Do yourself a favor and don’t put yourself behind the eight ball from the get-go by selecting a business that has weak margins from the outset, or worse yet, by selecting a business that has weak margins and does not address an identified market frustration / opportunity.  Entrepreneurship can be challenging in its own right, so don’t make it more challenging, or even impossible to succeed, by selecting a “dog” from the start.

I look forward to your thoughts!  Please leave a comment (“response”) below or in the upper right corner of this post.

Paul Morin


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Apr 252011

No great discovery was ever made without a bold guess.
Isaac Newton

In entrepreneurship, as in science, you are not always going to have all the facts before you embark on your next venture (experiment). It is therefore critical to develop the skill of gathering what data you can, forming one or several hypotheses, then using your intuition and perseverance to discover “reality” and make your way toward your goals. As entrepreneurs and achievers, we all know this to be true, but it is nice to hear it from one of the great scientists of history as well. Intuition plays a significant role in all speculative endeavors.

Oct 132010

This is a great one for all startup ventures to consider.  I think I first heard this from one of my first mentors, Ian MacMillan.  Since so many entrepreneurs tend to plan “in a vacuum”, somewhat detached from reality, Mac likes to say, “show me your first five paying customers.”  Not just who they could be – show me the first five actual customers.  This may be difficult to pull off in the case of some ventures, particularly those that are introducing new, proprietary products.  It is, however, a worthwhile objective and one to keep in mind as you are planning your venture.  Could you point to your first five paying customers?  If not, why not?  Push yourself and your team hard on this one.  If you can’t get the first five horses in the barn, what makes you think you can get the many more that will be required to build your venture?  There is no better early validation of the potential for your startup than customers willing to pay you for what you’re offering..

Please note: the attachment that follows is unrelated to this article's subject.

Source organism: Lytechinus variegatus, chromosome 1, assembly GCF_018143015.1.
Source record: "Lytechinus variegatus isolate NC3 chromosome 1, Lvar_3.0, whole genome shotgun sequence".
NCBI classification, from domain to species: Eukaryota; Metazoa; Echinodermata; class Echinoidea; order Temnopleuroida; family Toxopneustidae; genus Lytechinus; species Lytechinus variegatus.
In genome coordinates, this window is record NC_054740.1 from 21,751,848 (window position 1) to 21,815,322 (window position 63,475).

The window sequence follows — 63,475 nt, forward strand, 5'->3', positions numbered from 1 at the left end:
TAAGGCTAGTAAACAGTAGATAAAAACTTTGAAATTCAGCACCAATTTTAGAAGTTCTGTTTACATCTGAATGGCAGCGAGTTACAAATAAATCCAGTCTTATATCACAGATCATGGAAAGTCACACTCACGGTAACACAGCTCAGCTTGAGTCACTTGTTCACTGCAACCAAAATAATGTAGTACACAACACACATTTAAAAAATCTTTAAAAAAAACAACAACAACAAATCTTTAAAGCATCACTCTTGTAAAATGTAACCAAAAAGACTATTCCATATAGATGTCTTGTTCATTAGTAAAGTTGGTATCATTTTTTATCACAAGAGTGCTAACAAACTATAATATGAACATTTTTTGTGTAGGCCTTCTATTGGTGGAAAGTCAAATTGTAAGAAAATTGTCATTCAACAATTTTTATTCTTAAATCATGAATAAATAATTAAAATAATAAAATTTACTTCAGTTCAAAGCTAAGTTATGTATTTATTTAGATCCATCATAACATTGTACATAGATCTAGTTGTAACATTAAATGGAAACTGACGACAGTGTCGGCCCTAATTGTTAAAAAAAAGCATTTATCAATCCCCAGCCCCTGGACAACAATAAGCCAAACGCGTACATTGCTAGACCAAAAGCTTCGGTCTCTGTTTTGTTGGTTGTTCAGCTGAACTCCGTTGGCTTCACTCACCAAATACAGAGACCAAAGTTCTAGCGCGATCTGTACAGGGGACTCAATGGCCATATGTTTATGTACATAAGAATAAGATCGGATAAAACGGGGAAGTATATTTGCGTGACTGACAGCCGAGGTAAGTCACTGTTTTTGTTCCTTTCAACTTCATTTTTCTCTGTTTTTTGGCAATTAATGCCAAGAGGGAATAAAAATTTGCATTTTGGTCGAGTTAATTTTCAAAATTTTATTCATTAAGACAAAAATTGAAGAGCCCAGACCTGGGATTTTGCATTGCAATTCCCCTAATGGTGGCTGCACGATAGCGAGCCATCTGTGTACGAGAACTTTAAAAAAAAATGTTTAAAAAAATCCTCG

Oct 112010

This is a quote from one of my most important early mentors, Ian MacMillan (Mac).  As Shakespeare put it, “a rose by any other name is still a rose.”  The negative is true as well though – a “dog” by any other name (or in any other disguise) is still a dog.  Don’t kid yourself.  Don’t try to dress up a dog as a cat or a peacock.  More importantly, don’t try to dress up a cubic zirconia as a diamond.  It is what it is – don’t try to deceive your market – it’s may bring you short-term success (and legal problems, if you’re not careful), but it’s not a long-term, advisable solution.  If it’s cubic zirconia you are selling, let the market know that you have the best ones in the world, at the best price, etc, but don’t try to tell them they’re diamonds – people are not stupid and in the long run, deception, even if not intended to be malicious, will come back to bite you.  I’m not advocating underselling here; rather I’m advocating honesty and integrity in how you approach the market.  It will be in your best interest in the long run..